Here are some stereotypes and myths that we often hear. It’s time to set the record straight!
Women and girls who get sexually assaulted often ask for it because of the way they are behaving or the way that they are dressed. Only provocative and easy women get raped.
The truth is, no woman or girl asks to be sexually assaulted. Clothing, behaviour, a reputation, or a sexual past does not justify sexual violence. A person can experience sexual assault regardless of their age, physical appearance, or gendre. Inviting a person into your home does not justify sexual violence nor does behaving seductivley.
Most sexual assault reports are false and unjustified. Most of them are motivated by revenge.
The truth is, false sexual assault reports are extremely rare. In fact, sexual assault is rarely reported. According the Statistics Canada, only 6% of sexual assault incidents and only 1% of rape incidences are reported to the police.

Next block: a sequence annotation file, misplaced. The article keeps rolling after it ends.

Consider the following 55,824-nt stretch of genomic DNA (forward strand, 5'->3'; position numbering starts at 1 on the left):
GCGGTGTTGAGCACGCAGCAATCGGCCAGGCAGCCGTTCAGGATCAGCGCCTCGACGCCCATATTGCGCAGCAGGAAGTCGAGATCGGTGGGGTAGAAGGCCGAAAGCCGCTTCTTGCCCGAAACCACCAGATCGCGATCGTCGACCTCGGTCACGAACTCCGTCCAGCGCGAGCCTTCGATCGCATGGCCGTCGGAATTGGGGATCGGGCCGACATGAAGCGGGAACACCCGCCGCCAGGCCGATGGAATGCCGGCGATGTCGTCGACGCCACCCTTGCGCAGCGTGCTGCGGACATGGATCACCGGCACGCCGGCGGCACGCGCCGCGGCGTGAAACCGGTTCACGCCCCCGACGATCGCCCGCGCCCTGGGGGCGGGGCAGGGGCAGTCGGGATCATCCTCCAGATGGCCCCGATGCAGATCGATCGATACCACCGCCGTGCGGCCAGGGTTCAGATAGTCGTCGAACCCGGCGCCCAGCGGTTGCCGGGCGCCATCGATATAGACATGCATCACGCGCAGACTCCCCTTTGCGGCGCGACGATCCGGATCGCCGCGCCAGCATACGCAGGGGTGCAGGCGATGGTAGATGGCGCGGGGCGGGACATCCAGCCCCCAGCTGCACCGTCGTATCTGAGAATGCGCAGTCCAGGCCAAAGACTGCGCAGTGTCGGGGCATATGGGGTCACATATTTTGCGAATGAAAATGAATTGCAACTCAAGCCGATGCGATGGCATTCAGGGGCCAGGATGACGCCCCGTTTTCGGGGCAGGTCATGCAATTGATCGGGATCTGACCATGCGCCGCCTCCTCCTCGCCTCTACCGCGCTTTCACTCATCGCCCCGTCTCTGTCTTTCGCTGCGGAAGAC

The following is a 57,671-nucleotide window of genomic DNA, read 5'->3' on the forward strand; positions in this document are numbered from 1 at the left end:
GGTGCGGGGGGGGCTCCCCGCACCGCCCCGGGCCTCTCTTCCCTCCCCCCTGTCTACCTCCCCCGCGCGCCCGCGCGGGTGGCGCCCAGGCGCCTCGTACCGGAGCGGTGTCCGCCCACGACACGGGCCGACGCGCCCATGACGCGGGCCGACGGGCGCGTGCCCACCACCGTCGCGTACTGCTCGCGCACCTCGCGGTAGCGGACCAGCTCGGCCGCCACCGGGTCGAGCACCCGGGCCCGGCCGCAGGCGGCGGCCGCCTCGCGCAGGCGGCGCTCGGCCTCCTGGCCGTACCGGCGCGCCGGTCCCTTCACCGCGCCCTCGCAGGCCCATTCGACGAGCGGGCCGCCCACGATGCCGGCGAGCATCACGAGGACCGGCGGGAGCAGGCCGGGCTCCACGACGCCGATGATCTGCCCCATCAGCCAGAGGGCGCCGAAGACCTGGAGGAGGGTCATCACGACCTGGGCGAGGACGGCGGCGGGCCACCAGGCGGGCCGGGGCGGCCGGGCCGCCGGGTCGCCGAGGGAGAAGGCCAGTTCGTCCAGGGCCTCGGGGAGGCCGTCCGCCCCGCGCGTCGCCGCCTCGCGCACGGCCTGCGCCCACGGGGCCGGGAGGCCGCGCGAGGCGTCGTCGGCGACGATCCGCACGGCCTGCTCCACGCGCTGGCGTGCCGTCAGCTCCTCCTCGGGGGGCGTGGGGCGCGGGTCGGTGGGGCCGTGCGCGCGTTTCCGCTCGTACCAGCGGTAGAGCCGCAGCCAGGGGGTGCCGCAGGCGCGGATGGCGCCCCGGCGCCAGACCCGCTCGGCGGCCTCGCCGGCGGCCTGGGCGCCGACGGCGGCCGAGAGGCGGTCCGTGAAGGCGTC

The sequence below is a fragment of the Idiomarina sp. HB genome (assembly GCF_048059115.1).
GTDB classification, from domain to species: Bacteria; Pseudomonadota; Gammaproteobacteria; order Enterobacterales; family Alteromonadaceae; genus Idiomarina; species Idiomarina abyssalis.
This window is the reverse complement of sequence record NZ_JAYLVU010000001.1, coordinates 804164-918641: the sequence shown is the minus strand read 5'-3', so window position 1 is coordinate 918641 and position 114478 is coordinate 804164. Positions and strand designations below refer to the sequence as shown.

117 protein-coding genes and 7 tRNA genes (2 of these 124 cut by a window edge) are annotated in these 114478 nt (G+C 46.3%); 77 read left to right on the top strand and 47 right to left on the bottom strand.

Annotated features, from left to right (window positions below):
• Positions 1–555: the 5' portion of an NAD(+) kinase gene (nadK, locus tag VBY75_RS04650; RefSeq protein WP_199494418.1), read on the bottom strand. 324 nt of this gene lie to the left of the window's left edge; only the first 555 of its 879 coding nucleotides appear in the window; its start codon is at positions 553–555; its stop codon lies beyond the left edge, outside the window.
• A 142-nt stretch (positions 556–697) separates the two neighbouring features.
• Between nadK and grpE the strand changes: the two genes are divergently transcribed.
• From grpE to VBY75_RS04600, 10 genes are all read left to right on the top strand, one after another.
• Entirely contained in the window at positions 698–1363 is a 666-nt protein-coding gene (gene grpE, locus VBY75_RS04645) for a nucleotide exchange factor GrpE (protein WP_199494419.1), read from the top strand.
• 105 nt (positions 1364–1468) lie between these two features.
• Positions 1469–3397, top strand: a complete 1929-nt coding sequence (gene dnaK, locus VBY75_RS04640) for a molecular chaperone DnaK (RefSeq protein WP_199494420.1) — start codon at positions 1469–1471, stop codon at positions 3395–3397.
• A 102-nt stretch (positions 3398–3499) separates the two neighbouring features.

Ignoring sexual harassment will make it stop
The truth is, not reacting may make the situation worse. Silence only gives the abuser power over the victim. The best way to put an end to sexual harassment is to clearly express non-consent.
Sexual violence is usually committed by strangers.
The truth is, in 80% of cases, the victim knows their perpetrator. They may be a family member, a friend, a coworker, or even a romantic partner. The perpetrator being someone who the victim knows does not make the assault less traumatizing.
A person who sexually assaults is either mentally ill, has uncontrollable sexual urges or are in sexual withdrawl.
The truth is, research has been done on the profiles of sexual assault assailants. Research shows that they appear ordinary and normal. It is believed that these perpetrators sexually assault people to assert their control and power over them. Sexual assault assailants can come from all economic, ethnic, and social backgrounds. All people are capable of controlling their actions and should engage in non-violent sexual activity.